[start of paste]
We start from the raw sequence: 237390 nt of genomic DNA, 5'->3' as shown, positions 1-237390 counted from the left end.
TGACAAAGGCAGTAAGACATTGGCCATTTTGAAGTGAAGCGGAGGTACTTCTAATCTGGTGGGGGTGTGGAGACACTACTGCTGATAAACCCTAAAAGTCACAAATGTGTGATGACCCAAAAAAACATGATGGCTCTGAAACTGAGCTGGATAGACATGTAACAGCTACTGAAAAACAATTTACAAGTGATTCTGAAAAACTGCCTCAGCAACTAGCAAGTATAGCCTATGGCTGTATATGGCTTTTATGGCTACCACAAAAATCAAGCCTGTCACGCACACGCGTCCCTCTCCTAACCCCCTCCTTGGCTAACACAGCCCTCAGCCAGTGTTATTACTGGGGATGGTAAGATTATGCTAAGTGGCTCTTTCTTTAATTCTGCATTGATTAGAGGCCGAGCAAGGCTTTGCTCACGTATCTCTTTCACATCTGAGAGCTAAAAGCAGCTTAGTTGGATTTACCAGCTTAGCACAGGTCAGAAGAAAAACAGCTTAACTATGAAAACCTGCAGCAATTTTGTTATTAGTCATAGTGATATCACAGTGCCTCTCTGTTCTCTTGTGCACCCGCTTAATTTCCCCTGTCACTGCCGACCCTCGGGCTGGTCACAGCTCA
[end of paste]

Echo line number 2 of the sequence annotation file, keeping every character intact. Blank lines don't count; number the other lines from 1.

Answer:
TGACAAAGGCAGTAAGACATTGGCCATTTTGAAGTGAAGCGGAGGTACTTCTAATCTGGTGGGGGTGTGGAGACACTACTGCTGATAAACCCTAAAAGTCACAAATGTGTGATGACCCAAAAAAACATGATGGCTCTGAAACTGAGCTGGATAGACATGTAACAGCTACTGAAAAACAATTTACAAGTGATTCTGAAAAACTGCCTCAGCAACTAGCAAGTATAGCCTATGGCTGTATATGGCTTTTATGGCTACCACAAAAATCAAGCCTGTCACGCACACGCGTCCCTCTCCTAACCCCCTCCTTGGCTAACACAGCCCTCAGCCAGTGTTATTACTGGGGATGGTAAGATTATGCTAAGTGGCTCTTTCTTTAATTCTGCATTGATTAGAGGCCGAGCAAGGCTTTGCTCACGTATCTCTTTCACATCTGAGAGCTAAAAGCAGCTTAGTTGGATTTACCAGCTTAGCACAGGTCAGAAGAAAAACAGCTTAACTATGAAAACCTGCAGCAATTTTGTTATTAGTCATAGTGATATCACAGTGCCTCTCTGTTCTCTTGTGCACCCGCTTAATTTCCCCTGTCACTGCCGACCCTCGGGCTGGTCACAGCTCA